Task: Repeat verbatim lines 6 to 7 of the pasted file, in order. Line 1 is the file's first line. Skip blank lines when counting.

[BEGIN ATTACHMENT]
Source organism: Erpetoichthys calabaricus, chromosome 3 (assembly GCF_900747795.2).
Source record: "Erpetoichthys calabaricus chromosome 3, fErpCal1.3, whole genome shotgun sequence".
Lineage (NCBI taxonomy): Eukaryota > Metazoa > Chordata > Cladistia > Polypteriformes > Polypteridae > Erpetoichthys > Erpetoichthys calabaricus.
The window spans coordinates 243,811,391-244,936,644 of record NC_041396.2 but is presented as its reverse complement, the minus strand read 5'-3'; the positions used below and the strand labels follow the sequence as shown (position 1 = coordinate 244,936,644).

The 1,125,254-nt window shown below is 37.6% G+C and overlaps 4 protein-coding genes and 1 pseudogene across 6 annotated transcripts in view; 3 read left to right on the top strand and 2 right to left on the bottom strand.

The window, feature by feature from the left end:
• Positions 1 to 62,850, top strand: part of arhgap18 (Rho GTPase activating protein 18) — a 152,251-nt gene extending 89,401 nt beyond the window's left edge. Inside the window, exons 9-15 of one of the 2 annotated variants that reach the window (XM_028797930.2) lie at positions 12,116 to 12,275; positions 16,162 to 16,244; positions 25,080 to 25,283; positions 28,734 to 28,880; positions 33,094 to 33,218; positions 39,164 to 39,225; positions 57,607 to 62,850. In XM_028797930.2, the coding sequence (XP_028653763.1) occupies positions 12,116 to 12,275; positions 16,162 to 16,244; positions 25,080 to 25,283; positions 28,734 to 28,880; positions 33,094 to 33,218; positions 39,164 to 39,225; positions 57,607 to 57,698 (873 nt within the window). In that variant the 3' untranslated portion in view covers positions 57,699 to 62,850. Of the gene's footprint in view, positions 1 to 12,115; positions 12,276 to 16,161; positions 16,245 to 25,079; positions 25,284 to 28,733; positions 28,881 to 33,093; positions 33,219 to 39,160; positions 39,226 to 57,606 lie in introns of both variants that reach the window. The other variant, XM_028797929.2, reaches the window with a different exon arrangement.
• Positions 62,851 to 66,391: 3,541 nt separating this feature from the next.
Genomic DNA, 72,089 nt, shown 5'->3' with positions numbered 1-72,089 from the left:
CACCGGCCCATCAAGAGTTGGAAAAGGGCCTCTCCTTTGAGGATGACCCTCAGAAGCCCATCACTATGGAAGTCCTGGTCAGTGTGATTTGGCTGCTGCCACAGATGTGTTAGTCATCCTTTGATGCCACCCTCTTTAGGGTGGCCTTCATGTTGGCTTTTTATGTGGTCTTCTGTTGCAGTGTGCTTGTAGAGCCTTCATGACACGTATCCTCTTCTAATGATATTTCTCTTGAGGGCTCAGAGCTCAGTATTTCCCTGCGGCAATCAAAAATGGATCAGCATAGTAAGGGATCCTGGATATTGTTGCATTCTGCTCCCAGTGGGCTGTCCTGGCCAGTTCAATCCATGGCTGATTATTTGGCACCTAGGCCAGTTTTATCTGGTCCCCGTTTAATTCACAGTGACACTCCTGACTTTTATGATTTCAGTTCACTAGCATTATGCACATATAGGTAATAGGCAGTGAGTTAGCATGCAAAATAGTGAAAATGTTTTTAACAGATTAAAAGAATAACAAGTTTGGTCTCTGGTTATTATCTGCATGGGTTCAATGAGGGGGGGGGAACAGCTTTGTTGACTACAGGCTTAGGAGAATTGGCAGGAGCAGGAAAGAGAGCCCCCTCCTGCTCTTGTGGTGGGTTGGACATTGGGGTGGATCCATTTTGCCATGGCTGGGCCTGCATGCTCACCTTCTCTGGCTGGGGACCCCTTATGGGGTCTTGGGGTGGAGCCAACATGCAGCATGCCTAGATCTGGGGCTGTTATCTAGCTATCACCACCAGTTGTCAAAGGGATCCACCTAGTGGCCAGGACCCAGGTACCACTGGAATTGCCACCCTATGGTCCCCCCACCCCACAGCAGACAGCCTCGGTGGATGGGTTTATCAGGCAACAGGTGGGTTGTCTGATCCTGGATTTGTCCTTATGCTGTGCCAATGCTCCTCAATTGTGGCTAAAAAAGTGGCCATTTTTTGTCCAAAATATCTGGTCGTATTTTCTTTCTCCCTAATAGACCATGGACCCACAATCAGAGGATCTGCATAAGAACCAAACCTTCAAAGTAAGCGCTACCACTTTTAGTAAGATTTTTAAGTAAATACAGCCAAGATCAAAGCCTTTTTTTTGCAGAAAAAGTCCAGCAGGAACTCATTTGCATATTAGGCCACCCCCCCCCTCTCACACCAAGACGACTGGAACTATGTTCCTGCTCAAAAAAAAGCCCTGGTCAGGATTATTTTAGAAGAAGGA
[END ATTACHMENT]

The window, feature by feature from the left end:
• Positions 1 to 62,850, top strand: part of arhgap18 (Rho GTPase activating protein 18) — a 152,251-nt gene extending 89,401 nt beyond the window's left edge. Inside the window, exons 9-15 of one of the 2 annotated variants that reach the window (XM_028797930.2) lie at positions 12,116 to 12,275; positions 16,162 to 16,244; positions 25,080 to 25,283; positions 28,734 to 28,880; positions 33,094 to 33,218; positions 39,164 to 39,225; positions 57,607 to 62,850. In XM_028797930.2, the coding sequence (XP_028653763.1) occupies positions 12,116 to 12,275; positions 16,162 to 16,244; positions 25,080 to 25,283; positions 28,734 to 28,880; positions 33,094 to 33,218; positions 39,164 to 39,225; positions 57,607 to 57,698 (873 nt within the window). In that variant the 3' untranslated portion in view covers positions 57,699 to 62,850. Of the gene's footprint in view, positions 1 to 12,115; positions 12,276 to 16,161; positions 16,245 to 25,079; positions 25,284 to 28,733; positions 28,881 to 33,093; positions 33,219 to 39,160; positions 39,226 to 57,606 lie in introns of both variants that reach the window. The other variant, XM_028797929.2, reaches the window with a different exon arrangement.